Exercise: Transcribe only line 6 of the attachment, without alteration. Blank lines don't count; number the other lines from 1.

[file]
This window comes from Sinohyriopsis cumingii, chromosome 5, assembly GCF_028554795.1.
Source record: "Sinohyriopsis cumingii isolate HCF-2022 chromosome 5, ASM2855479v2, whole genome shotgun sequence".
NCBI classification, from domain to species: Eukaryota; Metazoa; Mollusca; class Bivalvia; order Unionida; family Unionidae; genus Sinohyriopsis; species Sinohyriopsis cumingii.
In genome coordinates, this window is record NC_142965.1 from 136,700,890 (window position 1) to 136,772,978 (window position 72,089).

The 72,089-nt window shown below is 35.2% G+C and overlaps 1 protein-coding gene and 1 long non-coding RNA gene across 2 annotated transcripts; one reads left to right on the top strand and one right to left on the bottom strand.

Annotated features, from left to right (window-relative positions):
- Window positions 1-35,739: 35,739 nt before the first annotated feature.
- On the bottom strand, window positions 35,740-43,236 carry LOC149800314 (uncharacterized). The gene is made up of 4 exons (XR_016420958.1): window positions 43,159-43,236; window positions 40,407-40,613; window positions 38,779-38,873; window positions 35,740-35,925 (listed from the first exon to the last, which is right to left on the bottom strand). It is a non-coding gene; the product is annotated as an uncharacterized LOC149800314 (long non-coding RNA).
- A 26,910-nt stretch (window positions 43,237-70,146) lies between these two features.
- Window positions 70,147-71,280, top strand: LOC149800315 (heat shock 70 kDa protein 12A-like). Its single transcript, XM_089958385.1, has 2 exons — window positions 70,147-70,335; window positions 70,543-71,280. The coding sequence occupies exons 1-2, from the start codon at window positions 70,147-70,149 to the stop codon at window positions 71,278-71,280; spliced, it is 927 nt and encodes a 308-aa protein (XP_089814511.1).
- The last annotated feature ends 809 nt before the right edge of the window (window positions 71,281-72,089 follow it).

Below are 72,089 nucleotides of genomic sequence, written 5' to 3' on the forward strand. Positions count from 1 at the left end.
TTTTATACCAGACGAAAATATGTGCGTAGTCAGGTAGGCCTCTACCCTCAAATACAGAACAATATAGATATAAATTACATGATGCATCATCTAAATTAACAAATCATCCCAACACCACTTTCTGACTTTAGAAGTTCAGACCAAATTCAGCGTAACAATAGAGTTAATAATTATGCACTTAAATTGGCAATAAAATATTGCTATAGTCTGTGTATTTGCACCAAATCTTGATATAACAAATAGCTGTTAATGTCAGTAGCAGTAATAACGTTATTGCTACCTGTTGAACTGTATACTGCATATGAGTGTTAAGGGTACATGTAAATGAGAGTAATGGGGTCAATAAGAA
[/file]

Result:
Annotated features, from left to right (window-relative positions):